I can't experience what is happening 13 billion light years away on a foreign star or planet any more than I can consciously experience what my dog is doing when I leave home.
Let's look at the second part of this quote. You say " any more than I can consciously experience what my dog is doing when I leave home." If you examine this sentence closely you will see what is going on here. You have identified yourself as the body. Which 'I' leaves home? if the I can move distances then it is within space. If it is within space then it is a form object. If it is a form object it is limited and separate from other form objects- therefore it's vantage point (subjective experience) is limited and caught in duality. You have revealed to yourself with your own insight some very profound realizations, such as this;
My meditation takes me to a place where there are no objects - be it physical objects, or thought-feeling objects - everything disappears. Literally everything. And all that is left is pure conciousness. No time, no dimensions, no objects - absolutely nothing but conciousness
In this state you have realized the essential nature of who you are- objectless consciousness. In this state there is no universe, no space, no planets, no travelling or moving, no dog, no body and no subjective limited viewpoint. This is the absolute state of reality. There is no question of being limited or bound in this awareness, and no question of distance, space or travelling, so do you see how absurd your question about 'leaving home' was?

You must remain cemented in this state of Self awareness, because otherwise the bondage which arises as bodily identification will not be rooted out entirely. This is why you experience 'swing' states of pure awareness and egoic posturing. You have not fully rooted out object centric consciousness- you have not realized fully that you are not the body, nor the mind which postures its individuality. The fundamental error still goes unremoved. Know yourself to be pure consciousness only and not anything else at all. Know it fully in your whole being that you are the unchanging, ever constant witness of the body and mind. The idea of individuality arises in thinking, along with that is identification of the Self being the body, the Self as the doer and agent of all action and all other limited viewpoints. Cut the root of the weed with the sword of discrimination, remain only as the Self of awareness until all thinking ceases and then cling on to the Self even then until there is never any more confusing yourself as the mind.

The subjective experience is a product of the body in the waking and dream states. It is a product of the mind, the senses, and the sense objects. It is a product of the spatial relationship between the body and other objects. All of this arises in the body and mind. The confusion arises when the mind assumes the form of individuality, and the Self is covered by the limiting viewpoint which is projected by it (the mind).
I can't stomach the notion that we are 'souls' of the same conciousness cut up into little pieces temporarily until we eventually become whole again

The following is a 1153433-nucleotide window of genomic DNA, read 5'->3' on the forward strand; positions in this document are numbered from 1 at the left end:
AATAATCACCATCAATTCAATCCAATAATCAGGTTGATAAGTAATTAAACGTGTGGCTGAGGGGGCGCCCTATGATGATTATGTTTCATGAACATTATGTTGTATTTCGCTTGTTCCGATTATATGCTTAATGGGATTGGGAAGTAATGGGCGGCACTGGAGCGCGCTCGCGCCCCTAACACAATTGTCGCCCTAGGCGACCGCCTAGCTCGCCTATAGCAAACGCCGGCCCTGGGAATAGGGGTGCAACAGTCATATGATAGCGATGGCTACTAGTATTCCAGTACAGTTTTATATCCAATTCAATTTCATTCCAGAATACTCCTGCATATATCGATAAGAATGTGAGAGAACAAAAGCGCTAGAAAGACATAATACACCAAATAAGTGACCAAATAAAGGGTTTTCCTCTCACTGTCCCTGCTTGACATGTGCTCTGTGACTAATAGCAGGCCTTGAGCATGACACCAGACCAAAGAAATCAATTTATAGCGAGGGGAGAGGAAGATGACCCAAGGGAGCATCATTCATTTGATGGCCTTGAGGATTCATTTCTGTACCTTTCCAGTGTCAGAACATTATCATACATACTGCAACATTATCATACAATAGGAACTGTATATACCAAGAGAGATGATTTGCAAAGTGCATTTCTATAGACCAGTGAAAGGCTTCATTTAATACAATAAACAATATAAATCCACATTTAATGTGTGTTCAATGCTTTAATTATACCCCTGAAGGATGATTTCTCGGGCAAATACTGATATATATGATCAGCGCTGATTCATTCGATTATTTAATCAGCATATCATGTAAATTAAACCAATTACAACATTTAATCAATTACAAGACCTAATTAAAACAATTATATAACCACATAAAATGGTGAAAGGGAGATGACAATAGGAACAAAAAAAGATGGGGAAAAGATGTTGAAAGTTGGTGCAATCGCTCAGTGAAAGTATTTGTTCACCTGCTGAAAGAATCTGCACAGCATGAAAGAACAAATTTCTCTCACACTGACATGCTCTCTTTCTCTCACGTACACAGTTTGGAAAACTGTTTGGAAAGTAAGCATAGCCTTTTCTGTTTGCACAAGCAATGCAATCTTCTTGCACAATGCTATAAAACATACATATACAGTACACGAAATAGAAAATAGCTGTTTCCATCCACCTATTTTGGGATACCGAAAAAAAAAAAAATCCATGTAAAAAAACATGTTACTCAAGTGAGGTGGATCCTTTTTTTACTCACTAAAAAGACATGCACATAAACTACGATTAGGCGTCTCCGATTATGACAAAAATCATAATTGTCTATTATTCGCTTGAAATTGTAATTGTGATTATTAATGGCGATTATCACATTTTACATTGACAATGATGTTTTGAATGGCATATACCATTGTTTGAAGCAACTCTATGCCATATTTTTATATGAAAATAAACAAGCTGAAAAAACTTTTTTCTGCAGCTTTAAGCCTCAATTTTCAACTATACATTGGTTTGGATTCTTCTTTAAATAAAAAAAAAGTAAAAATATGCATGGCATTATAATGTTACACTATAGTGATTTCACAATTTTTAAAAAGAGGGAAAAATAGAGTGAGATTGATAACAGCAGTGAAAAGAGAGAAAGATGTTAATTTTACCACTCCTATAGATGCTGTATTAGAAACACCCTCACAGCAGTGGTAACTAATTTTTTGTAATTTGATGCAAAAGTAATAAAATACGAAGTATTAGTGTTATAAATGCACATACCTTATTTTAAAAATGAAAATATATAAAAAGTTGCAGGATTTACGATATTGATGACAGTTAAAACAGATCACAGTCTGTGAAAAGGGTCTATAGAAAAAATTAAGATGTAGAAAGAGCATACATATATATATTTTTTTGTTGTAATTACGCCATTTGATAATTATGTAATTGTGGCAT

Indeed, this is a false viewpoint which still relies on a trace of individuality projected by the mind. The Self is one only, and is all pervading, it is everywhere or nowhere because space does not exist in it, it can never be 'somewhere' in space because then it is an object, separate and limited.

You have realized the Self, surely, but you do not yet have the ultimate certainty that ' I am That'. Please remain earnest and abide in the Self as much as you can, and then all joy and all knowledge will be yours.

:D

pixiedust
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Re: How does subjective experience come about?

Post by pixiedust » Tue Jun 29, 2010 7:51 am

wow that sounds scary, guess I'm well and truly identified with my mind right now. What about family and jobs and enjoying the dream? Dont you think there needs to be a balance? I cannot commit to doing as you say because quite frankly I'm too scared, I have a son and partner and love my horses. I guess the time is right for some and not for others.
PS. What is your meditation technique?

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Mouse
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Re: How does subjective experience come about?

Post by Mouse » Tue Jun 29, 2010 11:46 am

How does subjective experience come about?

I stop being unconscious. Thinking stops and I see this existence through my body. I see and feel the sensation of now. I come to my senses.

The nothing within is reflected by space without, the mind sits between and separates inner from outer with a continuous unseen,unconscious thought or attitude of 'I am separate'.

When I stop judging my self I see the 'default' state of being.... the sensational state of now..... Inner is in perfect harmony with outer..... my thought is the only aberration.

I think you have that intellectual thing going and it is separating you from being really simple. It is a hell of a death but it is worth it.
I have been inspired by Barry Long's teaching and I write this so as to acknowledge my source of inspiration. It is a wonderful help, and it is a wonderful gift.

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Ananda
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Re: How does subjective experience come about?

Post by Ananda » Tue Jun 29, 2010 4:45 pm

wow that sounds scary
Hello, I've been watching some videos by Mooji, and in quite a few he discusses the fear that you have been recently feeling. Please have a look through some of the videos at his website- and see if they resonate with you.

http://www.mooji.org/videos.html


PS. What is your meditation technique?
Discrimination between the Seer and the Seen (Self awareness).

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Sighclone
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Re: How does subjective experience come about?

Post by Sighclone » Tue Jun 29, 2010 7:23 pm

WF -

Two books you might enjoy: (1) John Welwood's "Toward a Psychology of Awakening" -- he spends several chapters addressing the ego, the "sense of self" you wake up to every morning. (Gee, I'm still "me.") and (2) Tim Freke's "How Long is Now" in which he talks about the "separate self" we perceive and how that folds into the Big Picture.

These are somewhat different approaches to your fine question, which merits more than a paragraph or two. Both are written by spiritually evolved fine writers.

Andy
A person is not a thing or a process, but an opening through which the universe manifests. - Martin Heidegger
There is not past, no future; everything flows in an eternal present. - James Joyce